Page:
RTDNA Director: War on Press Is Damaging

Mike Cavender, executive director of the Radio Television Digital News Association, had this to say Tuesday about President Trump’s assertion Monday that the media are covering up terror attacks around the world by not reporting or underreporting some of them:

Trump’s accusations are just another in a long list of attacks on the news media; attacks which have no basis in fact. The President’s war on the press has reached a point of being ridiculous and even damaging to our system of a free and open press.

“He criticizes anything he disagrees with, labeling it as fake news or simply as lies. He calls out news organizations and individual reporters as dishonest and even threatens them with legal action (which, of course, never materializes). Trump seems to have one view of the world: his own. And if the facts dispute that view, it’s wrong or false!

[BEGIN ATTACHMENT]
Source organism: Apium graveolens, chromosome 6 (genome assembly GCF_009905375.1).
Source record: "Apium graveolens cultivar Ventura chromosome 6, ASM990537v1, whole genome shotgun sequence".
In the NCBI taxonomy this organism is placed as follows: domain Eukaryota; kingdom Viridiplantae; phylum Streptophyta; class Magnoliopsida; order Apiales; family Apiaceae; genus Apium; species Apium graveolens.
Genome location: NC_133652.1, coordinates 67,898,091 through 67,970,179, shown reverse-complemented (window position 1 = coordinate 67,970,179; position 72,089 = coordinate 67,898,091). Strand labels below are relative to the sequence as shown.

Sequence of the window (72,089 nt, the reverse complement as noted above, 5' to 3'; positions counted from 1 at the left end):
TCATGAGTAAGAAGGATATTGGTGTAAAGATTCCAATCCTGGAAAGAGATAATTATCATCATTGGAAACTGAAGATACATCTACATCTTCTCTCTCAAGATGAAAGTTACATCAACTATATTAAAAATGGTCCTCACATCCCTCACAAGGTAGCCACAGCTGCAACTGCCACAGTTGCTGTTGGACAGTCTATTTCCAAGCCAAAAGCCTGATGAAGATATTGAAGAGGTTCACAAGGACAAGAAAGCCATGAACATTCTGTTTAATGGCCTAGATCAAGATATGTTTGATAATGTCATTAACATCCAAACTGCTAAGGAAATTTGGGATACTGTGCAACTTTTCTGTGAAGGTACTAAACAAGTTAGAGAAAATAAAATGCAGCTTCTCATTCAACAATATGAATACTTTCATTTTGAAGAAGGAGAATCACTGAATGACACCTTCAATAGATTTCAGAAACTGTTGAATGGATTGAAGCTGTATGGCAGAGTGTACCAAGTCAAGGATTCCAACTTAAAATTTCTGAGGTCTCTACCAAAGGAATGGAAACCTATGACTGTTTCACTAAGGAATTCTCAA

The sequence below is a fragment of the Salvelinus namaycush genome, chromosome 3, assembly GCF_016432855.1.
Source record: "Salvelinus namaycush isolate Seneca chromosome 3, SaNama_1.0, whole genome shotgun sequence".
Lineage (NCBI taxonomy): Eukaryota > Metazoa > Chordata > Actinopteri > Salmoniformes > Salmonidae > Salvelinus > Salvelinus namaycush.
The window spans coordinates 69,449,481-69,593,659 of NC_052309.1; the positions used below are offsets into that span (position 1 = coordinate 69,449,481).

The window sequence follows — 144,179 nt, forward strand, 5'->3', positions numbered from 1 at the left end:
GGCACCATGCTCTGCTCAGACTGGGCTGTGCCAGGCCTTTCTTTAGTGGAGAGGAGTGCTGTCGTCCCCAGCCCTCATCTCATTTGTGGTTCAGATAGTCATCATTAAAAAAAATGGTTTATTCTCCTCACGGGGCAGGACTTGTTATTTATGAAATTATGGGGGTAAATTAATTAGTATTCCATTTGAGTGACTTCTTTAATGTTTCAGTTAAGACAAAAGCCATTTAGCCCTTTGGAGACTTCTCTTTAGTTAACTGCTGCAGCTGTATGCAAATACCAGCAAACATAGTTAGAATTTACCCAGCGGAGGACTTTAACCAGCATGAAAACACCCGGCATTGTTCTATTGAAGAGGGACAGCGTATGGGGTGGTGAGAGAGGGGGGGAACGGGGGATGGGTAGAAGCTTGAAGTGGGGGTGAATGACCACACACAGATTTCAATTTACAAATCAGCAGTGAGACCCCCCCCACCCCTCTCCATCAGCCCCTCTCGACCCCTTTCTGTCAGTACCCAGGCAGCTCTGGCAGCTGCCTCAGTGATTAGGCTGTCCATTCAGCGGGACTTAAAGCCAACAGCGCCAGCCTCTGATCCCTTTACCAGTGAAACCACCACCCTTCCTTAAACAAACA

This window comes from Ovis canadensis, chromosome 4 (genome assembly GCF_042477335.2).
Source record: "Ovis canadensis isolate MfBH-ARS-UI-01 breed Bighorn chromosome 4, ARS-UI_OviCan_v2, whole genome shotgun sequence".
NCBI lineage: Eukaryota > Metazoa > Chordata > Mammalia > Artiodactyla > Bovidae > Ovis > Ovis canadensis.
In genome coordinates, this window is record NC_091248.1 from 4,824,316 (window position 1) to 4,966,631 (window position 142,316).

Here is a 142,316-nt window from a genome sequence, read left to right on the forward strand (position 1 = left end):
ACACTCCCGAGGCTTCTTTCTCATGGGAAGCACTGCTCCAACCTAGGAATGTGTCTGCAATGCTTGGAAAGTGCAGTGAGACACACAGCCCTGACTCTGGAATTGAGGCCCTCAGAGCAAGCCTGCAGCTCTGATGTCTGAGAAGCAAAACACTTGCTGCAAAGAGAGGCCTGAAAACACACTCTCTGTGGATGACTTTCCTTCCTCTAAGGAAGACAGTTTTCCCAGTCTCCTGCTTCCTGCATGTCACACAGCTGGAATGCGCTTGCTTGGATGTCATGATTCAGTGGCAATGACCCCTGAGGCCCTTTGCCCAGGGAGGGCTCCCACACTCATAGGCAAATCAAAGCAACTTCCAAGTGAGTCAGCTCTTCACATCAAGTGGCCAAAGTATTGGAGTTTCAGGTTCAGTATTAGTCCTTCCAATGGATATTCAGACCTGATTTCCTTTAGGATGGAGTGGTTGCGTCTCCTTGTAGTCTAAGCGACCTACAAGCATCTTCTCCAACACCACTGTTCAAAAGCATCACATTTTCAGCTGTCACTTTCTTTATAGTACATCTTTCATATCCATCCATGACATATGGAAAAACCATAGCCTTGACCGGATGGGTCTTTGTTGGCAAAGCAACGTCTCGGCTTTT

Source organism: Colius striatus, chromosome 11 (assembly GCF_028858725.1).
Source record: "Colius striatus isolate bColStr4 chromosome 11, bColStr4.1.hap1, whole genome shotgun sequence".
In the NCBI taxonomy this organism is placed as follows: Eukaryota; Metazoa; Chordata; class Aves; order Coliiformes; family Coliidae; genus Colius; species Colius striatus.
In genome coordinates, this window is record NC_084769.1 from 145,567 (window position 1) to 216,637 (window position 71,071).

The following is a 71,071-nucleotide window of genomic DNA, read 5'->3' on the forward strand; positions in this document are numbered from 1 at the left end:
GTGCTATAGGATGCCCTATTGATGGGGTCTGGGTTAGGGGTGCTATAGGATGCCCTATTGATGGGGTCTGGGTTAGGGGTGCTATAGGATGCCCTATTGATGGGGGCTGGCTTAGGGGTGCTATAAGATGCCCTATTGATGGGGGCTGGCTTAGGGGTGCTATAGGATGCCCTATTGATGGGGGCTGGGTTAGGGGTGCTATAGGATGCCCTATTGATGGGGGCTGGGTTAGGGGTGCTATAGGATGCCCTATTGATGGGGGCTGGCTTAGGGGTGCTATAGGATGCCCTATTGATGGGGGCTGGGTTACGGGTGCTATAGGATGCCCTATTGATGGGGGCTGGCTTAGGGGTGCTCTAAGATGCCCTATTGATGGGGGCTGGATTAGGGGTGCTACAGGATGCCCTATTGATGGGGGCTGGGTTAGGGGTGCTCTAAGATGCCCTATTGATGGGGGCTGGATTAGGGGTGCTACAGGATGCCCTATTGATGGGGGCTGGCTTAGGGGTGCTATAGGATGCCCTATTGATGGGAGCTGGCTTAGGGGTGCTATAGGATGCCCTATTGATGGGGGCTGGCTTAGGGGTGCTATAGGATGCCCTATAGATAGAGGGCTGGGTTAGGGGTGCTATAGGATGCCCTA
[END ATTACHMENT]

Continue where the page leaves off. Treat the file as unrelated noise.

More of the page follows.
“There seems little chance Trump will change his approach while in the White House. As a result, journalists and news organizations must continue to do their jobs in the fearless manner which has characterized our profession for decades. We have no choice, and it’s what’s expected of us by the American people.”

Where Is Solidarity With Arrested Journalist?

Jean Monet

Jenni Monet

Jenni Monet, a Native American journalist, was arrested last week while covering Standing Rock. You’d think that would trigger a lot of support from the national and regional news media,” Mark Trahant wrote for Trahant Reports, reposted Monday by yesmagazine.org.

“There is an idea in law enforcement called the ‘thin blue line.’ It basically means that police work together. A call goes out from Morton County and, right or wrong, law enforcement from around the country provides back up.

“You would think journalism would be like that, too.

“When one journalist is threatened, we all are. We cannot do our jobs when we worry about being injured or worse. And when a journalist is arrested? Well, everyone who claims the First Amendment as a framework should object loudly.